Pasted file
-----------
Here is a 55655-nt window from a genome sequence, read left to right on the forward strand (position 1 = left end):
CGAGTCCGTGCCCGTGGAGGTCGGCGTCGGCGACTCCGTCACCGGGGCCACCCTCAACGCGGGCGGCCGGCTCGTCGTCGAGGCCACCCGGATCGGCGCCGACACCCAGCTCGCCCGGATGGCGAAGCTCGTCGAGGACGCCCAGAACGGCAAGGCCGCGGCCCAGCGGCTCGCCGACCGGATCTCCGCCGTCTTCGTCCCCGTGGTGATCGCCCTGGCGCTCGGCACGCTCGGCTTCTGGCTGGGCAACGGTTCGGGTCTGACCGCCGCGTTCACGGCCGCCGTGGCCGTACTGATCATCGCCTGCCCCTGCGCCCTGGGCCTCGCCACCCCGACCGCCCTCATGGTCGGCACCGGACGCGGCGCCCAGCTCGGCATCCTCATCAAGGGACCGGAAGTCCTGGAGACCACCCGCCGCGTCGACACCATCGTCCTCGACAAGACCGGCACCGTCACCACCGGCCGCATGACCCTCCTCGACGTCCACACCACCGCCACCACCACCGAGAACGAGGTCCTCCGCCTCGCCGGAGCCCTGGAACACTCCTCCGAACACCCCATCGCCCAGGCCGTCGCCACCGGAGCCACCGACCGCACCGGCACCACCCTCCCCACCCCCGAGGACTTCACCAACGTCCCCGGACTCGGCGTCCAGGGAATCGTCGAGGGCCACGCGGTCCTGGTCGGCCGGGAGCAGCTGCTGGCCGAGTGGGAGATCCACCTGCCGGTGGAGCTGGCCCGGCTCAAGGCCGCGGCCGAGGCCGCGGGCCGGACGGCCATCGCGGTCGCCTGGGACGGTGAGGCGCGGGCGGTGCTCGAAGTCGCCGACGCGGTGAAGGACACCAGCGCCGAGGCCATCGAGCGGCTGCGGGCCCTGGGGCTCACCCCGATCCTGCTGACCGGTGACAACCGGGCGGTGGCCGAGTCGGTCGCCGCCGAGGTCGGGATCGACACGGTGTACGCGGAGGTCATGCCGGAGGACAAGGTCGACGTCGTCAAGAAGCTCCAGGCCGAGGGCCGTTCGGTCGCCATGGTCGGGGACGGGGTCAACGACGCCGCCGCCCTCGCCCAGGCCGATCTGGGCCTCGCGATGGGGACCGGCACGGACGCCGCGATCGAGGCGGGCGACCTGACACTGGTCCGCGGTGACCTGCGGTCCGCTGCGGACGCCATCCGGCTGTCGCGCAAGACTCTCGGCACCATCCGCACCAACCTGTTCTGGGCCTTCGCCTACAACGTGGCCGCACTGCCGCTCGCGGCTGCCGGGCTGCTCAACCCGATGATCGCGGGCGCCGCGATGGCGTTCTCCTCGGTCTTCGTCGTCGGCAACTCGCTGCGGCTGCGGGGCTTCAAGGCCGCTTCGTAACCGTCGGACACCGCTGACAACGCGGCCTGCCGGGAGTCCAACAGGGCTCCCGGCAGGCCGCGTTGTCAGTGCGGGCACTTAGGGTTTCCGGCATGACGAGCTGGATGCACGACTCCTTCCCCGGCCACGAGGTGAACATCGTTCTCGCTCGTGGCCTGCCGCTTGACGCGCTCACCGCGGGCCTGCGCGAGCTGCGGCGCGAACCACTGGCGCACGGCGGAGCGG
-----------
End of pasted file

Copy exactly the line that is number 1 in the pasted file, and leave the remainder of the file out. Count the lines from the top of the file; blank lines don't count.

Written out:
Here is a 55655-nt window from a genome sequence, read left to right on the forward strand (position 1 = left end):